For making date butter (a product similar to peanut butter in usage), tamer fruits having the highest sugar content are used. All the steps are similar to jam making, except the pH of the pulp and sugar mixture is adjusted to 4.5–4.7, and the total soluble solid content at finishing stage is 74–75 Brix. Usually a sugar–date pulp ratio of 40:60 is used in date butter making.
For the preparation of dates-in-syrup, peeled, pitted whole date fruits at the khalal stage of maturity are used (Al-Hooti et al., 1997e).
After adjusting the pH of sugar syrup (50 Brix) to 2.8–3.0, it is boiled to reach a concentration of about 75–80 Brix. The hot syrup is poured into glass jars containing peeled, pitted date fruits, and the jars are capped immediately. The minimum drained weight of processed fruit should be kept at 55%. To achieve microbial sterility, the capped jars are processed in hot water (95◦C) for 30 min, then cooled to room temperature and labeled. Date syrup (dibs) is another useful product that can be prepared from tamer stage fruits. Recently,Al-Hooti et al. (2002) made use of pectinase and cellulase enzymes to obtain almost double the recovery of soluble solids than were obtained with the conventional hot water and autoclaving extraction methods.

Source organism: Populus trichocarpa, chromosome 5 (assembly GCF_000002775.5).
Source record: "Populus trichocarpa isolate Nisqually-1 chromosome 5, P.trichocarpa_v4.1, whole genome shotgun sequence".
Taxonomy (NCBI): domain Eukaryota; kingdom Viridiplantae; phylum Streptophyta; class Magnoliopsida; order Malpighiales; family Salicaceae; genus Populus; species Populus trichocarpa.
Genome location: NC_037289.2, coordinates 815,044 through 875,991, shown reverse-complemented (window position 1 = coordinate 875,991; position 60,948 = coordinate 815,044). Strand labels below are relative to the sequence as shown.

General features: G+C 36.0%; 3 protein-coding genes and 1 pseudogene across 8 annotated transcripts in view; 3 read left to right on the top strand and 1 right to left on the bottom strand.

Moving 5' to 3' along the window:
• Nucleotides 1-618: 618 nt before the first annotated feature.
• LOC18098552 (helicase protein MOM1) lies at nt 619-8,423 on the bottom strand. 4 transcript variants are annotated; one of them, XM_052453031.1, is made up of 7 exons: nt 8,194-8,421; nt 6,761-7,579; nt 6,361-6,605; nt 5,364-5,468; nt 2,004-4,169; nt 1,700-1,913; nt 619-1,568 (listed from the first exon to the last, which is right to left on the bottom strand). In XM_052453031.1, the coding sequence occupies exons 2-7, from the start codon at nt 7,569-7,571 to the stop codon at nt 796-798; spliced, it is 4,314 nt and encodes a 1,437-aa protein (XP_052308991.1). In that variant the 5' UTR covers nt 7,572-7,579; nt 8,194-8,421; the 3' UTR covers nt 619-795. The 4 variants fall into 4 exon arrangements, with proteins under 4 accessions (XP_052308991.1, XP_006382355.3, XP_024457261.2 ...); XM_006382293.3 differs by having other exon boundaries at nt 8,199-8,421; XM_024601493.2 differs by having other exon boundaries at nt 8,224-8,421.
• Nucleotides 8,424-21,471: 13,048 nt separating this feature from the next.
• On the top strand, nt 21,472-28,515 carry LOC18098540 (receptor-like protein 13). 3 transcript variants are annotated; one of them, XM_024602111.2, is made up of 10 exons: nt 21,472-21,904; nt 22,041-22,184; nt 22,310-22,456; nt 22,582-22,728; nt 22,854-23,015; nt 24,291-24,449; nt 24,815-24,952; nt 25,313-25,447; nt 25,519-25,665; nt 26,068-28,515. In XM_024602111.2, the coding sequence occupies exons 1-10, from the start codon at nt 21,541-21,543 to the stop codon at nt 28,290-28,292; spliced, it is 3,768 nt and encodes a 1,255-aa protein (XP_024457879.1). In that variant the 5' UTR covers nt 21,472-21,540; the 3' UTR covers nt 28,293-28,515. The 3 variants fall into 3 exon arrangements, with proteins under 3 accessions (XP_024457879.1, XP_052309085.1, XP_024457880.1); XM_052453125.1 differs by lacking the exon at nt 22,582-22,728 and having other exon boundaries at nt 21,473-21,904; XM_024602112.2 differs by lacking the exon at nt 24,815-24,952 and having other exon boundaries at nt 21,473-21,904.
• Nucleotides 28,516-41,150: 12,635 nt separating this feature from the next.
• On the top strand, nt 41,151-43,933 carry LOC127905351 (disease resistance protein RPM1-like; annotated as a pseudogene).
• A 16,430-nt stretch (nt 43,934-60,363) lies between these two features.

The date syrup extracted with pectinase and cellulase can be used as a good substitute for sucrose in bakery products (Sidhu et al., 2002). Compared with the traditional heating methods, the use of microwave heating is another alternative to obtain better uniformity in product temperature, in a comparatively shorter time period that leads to better quality and yield of syrup (Ali et al., 1993).
Date syrup produced by these methods is used in a variety of food products, such as cakes (El-Samahi et al., 1993), carbonated beverages (Hamad and Al-Beshr, 1993), soft frozen yogurt (Hamad et al., 1993), milk-based drinks (Alhamdan, 2002; Yousif et al., 1986a, 1996), nutritious creamy foods (Alemzadeh et al., 1997), and ready-to-serve date juice beverages (Godara and Pareek, 1985; Yousif et al., 1993b).